We employ a wide range of testing methods during the design thinking process, many of which are also used in human-computer interaction (HCI) and user-centered design (UCD) processes. At the heart of these methods is the need to test our solutions so that we can improve them. User feedback is priceless—without it, the iterative design process will fail. Therefore, you must seek feedback whenever possible, use real people in your tests and analyze results to determine what is right (and wrong) with your design. That’s how you can create a solution that is desirable to people, feasible to implement and viable for long-term success.
You should conduct tests throughout the design thinking process. Tests go hand in hand with prototypes, since you will most often test your prototypes with users. Given that, you should constantly create prototypes—start with low-fidelity ones and move to higher-fidelity ones as you progress—and test them with users. When you test your ideas and prototypes with users, you gain a deeper understanding of your users and also gain their feedback to improve your designs.
In fact, the Test stage of the design thinking process often feeds into other stages: your findings allow you to empathize and gain a better understanding of your users; it may lead to insights that change the way you define your problem statement; it may generate new ideas to solve the user problem; and, finally, it helps you improve your prototype.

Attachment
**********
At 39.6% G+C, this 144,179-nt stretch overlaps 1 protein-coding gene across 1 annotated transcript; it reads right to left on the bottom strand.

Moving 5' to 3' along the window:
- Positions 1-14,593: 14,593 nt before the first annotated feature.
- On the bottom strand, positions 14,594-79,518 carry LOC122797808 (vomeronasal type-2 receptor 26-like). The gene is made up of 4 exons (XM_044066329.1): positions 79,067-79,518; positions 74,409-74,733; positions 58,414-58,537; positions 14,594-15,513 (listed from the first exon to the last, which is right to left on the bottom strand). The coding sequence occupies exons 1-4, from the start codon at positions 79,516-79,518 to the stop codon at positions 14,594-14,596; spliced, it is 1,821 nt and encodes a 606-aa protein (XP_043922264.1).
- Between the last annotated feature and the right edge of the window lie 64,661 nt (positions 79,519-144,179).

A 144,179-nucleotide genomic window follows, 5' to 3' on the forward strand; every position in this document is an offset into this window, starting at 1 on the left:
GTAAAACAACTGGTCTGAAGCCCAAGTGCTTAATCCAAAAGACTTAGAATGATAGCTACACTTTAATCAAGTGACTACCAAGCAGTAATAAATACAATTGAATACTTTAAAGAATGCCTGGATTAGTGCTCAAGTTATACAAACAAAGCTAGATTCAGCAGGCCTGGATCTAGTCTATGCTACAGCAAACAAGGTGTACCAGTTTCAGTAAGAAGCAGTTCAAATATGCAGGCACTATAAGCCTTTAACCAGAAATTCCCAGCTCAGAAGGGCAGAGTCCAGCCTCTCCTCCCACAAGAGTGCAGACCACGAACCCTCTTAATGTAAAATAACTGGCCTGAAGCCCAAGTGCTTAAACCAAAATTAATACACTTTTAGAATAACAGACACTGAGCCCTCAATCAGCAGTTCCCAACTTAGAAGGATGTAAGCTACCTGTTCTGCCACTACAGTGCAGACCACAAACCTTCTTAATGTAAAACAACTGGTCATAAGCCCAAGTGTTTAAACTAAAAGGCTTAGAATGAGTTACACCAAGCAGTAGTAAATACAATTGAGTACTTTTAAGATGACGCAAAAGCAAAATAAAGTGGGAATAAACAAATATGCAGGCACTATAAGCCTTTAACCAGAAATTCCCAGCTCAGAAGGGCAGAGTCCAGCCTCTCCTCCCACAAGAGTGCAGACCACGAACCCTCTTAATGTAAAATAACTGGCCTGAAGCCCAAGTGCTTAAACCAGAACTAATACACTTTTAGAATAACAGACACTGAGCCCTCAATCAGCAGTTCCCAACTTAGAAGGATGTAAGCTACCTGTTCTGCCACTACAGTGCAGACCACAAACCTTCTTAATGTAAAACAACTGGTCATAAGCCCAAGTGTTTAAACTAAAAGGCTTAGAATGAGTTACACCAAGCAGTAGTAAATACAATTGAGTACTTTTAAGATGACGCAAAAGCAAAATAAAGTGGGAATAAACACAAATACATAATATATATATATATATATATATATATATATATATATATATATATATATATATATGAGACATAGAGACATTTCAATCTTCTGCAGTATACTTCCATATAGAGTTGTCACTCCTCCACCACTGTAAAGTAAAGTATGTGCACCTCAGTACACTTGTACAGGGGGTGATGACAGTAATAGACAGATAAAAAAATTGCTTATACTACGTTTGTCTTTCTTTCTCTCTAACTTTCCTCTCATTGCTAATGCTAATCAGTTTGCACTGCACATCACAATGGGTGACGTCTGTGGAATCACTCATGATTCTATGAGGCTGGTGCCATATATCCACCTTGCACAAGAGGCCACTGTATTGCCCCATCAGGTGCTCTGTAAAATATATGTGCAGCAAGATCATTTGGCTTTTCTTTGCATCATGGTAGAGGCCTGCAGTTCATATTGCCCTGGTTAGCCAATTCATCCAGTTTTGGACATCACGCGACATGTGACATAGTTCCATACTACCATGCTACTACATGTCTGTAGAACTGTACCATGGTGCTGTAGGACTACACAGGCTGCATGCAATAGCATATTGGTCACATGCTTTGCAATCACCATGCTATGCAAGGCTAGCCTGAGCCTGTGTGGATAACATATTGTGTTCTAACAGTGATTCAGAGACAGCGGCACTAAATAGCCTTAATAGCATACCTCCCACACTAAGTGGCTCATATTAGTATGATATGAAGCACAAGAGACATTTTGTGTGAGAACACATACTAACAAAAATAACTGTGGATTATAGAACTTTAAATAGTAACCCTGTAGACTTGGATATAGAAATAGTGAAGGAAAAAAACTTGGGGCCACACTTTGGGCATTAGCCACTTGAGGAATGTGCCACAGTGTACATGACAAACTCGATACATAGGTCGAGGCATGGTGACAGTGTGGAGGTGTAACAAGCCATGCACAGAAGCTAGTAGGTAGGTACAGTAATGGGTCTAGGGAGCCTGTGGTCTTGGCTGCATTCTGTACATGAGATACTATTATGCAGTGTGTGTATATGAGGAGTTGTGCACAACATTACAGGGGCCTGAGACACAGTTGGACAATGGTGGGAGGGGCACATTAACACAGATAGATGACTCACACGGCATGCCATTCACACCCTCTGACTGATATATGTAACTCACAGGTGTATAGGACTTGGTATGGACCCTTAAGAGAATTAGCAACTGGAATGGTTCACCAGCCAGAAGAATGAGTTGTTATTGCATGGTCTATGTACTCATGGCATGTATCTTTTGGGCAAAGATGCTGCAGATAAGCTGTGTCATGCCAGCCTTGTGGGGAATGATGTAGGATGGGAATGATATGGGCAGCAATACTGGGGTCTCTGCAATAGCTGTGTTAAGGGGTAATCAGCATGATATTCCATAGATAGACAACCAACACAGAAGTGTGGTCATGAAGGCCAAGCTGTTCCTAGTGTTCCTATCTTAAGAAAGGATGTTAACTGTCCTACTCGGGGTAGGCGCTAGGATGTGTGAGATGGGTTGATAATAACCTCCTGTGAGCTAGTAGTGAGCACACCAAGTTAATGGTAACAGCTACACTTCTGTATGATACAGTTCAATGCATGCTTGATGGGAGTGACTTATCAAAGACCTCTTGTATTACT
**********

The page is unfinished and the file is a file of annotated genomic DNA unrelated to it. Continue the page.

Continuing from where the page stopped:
The five stages of Design Thinking—Empathize, Define, Ideate, Prototype and Test—are not sequential steps in a project. Instead, they are “modes” that you take on during each phase of your project (sometimes in parallel or in iterative loops), as and when they would give you the most learning and value. For instance, you can create prototypes early on in the project—ahead of ideation—to help your team empathize with users.
The test stage of the design thinking process often feeds into the other stages—that’s the beauty of the iterative design process.
5 Guidelines for Conducting a Test
1. Show, don’t tell: let your users experience the prototype
Make sure to introduce yourself. Never, ever say you are the designer, even if you are. People will be less honest with feedback if they think you are the author and won’t want to hurt your feelings. Explain how long the session should take, what your expectations are for them and what they are going to be doing. Always ask if they have any questions before starting.
Avoid over-explaining how your prototype works, or how it is supposed to solve your user’s problems. Let the users’ experience in using the prototype speak for itself, and observe their reactions.
2. Ask Participants to Talk Through Their Experience
When participants are exploring the prototype, ask them to tell you what they’re thinking. Let them know that they should think out loud and speak what’s on their minds during the entire test session. This doesn’t come naturally to people, so you may have to prompt the participant during the test to remind them. In your intro to the test, make sure to let them know you are expecting this and give an example. You want them to let you know what they expect to happen when they select something or what they were expecting to see on the screen based on the title or location.